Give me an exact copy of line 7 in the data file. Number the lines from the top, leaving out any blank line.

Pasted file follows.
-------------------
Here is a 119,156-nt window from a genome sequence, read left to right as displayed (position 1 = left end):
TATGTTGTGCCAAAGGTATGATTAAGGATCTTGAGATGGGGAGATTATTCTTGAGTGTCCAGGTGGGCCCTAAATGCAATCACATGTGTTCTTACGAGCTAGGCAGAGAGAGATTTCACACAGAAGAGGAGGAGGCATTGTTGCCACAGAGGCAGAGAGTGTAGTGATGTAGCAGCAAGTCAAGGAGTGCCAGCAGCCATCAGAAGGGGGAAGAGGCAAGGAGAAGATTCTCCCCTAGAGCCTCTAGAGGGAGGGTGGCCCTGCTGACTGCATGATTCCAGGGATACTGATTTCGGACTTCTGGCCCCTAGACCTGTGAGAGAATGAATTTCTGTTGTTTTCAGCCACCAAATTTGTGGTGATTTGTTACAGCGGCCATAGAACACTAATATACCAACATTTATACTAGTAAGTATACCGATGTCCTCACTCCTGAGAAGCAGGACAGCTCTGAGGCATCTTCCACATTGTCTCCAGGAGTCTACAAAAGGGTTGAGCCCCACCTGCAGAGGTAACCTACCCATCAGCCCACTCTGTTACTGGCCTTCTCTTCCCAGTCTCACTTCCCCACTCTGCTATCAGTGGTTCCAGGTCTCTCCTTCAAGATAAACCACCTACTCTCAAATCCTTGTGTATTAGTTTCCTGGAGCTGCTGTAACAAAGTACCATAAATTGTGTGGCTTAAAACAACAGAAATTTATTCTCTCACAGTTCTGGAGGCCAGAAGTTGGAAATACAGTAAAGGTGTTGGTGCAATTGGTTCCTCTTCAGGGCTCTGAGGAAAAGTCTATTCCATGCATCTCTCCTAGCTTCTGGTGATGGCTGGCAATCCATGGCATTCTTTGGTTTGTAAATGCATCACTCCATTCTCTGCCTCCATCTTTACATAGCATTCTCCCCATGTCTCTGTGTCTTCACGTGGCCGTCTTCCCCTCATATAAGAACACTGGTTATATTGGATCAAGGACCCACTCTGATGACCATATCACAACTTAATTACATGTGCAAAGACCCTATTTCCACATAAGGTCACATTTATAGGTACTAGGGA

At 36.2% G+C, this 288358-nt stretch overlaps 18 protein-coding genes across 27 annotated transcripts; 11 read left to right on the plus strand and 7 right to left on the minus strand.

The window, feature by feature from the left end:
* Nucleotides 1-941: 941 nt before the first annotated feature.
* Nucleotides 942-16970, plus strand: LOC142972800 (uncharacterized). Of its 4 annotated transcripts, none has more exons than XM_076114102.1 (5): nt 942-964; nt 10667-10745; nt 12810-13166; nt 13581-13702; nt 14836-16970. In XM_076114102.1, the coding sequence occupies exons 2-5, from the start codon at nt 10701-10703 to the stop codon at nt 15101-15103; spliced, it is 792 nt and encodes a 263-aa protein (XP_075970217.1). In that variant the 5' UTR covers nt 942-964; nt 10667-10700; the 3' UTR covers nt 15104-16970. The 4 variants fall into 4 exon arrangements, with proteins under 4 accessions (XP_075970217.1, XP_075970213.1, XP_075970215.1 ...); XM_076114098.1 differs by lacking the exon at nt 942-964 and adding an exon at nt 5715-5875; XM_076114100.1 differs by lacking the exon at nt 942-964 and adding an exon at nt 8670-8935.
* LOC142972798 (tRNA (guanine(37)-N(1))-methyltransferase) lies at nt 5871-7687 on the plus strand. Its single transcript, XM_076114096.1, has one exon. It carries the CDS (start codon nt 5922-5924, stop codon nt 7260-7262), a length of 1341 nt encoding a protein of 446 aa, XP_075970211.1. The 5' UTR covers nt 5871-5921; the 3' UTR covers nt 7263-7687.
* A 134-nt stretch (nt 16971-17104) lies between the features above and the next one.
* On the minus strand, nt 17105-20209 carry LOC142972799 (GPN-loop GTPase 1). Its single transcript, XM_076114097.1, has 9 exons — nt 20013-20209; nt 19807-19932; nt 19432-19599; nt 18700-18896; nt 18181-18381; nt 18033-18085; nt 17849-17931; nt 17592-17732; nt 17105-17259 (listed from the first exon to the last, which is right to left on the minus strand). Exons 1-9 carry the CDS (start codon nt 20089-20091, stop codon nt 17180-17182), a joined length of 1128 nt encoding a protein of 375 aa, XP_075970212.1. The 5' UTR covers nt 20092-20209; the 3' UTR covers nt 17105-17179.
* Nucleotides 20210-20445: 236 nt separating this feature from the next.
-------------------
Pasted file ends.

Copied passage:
* LOC142972798 (tRNA (guanine(37)-N(1))-methyltransferase) lies at nt 5871-7687 on the plus strand. Its single transcript, XM_076114096.1, has one exon. It carries the CDS (start codon nt 5922-5924, stop codon nt 7260-7262), a length of 1341 nt encoding a protein of 446 aa, XP_075970211.1. The 5' UTR covers nt 5871-5921; the 3' UTR covers nt 7263-7687.